Proverbs 7

Proverbs 7

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Proverbs 7 Commentary

by Hank Workman

The ancients used the phrase “apple of the eye” in reference to the pupil due to its shape.  They believed it captured what was important to us and showed the way of our heart.  For the third time, Solomon warns his son of having the Word of God a part of his life and embraced to help resist temptation toward sin. 

As this chapter speaks, although actions show themselves as we can easily walk toward sinful behavior, the heart of the issue is… the heart.  It is all too often where we make decisions that are detrimental to our life.  So here, Solomon warns of the adulteress and her temptations.  In fairly graphic imagery he sums up her antics that giving in her house is the way to hell.

Peeling back the progression of the adulteress tempting the simple young man, her strategies are given.  Whether metaphorically or Solomon actually watched this happen or had experienced it, these progressions are often what lead us down giving into temptation.

She was dressed to allure and tempt him.  Her approach was bold.  She invited him to her place where they would be alone.  She answers with ‘reason’ to every objection given and persuades him with smooth talk.  The trap is set and he takes it.

Our counter-attack is to be proactive.  God’s word must be kept and treasured.  It must become what is the apple of our own eye, partaking and reading it daily.  It is through the Word we are washed and renewed and it is what will help us stand strong.  But it’s more than that.  The Word of God is transformative and will help us recognize when we are walking toward things we should not.  What we do with our lives and why we do it must reflect the ever-powerful influence of the Word.

Proverbs 7 Commentary

by Brad Boyles

Verse 7 reads…

“Once I was looking out the window of my house, 7 and I saw many inexperienced young men, but noticed one foolish fellow in particular.”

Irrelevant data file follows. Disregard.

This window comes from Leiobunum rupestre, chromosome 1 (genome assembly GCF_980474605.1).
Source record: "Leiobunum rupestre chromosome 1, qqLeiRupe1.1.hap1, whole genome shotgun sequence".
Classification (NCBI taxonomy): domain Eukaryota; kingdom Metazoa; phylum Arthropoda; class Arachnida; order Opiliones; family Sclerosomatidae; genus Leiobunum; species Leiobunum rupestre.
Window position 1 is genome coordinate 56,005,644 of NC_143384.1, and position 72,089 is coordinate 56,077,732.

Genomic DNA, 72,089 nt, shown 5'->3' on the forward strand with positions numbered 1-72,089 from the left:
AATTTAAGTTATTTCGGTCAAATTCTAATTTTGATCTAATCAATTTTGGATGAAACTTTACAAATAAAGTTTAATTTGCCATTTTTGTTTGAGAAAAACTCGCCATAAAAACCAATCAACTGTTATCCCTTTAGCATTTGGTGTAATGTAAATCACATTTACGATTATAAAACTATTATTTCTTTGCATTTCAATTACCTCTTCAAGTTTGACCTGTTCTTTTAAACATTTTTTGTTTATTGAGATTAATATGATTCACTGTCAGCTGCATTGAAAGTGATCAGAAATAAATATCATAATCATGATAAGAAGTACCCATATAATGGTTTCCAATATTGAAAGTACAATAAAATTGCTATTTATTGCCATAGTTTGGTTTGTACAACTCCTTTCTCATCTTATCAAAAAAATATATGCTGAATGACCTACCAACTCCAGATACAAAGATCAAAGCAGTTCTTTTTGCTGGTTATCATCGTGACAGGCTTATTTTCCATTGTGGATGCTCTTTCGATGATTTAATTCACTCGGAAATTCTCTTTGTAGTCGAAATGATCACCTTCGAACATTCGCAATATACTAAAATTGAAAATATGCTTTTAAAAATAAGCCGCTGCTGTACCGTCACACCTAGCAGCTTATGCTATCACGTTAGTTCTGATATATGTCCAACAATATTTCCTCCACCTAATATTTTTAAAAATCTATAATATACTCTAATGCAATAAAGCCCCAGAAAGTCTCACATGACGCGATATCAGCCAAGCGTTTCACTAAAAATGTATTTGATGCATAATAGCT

Proverbs 7:6-7 GNB

The type of person specifically targeted in this chapter is a simple, naive, young man. Spiritually, he is staring down a fork in the road where one path is wisdom and the other is foolishness. The “middle ground” of being simple is not necessarily sinful, but it is a vulnerable place to be because there is little spiritual maturity. It is a place of ignorance.

I liken this to the Corinthians who Paul calls “infants” in their faith and “babies” who are not ready to be fed solid food. The Psalms and Proverbs speak extensively to the difference between wise men and fools coming down to a choice. Yes, youth and inexperience play a factor in those choices but the point of this chapter is to “turn” this young person in the direction of wisdom. By default, we are wired towards sin and without intervention, we will continue to choose folly. It always comes down to a choice.

Many of us have walked a path of foolishness in our own lives and then made the choice to turn toward Godly wisdom. It is so difficult when we see others make the same sin choices we did. This is what we find in Proverbs 7. In the world we live, it is offensive to tell someone not to do what they want. However, it’s actually hateful to watch someone go down the same path you did and NOT say something!

The Scriptures provide a path of insight for those who are standing on middle ground and wondering where to go next. It is an act of sheer grace because we are all “simple people” to the ways of God. Once a simple person begins to experience the Bible, their wisdom and knowledge of God’s ways will increase and the Holy Spirit will lead them down a path of truth.

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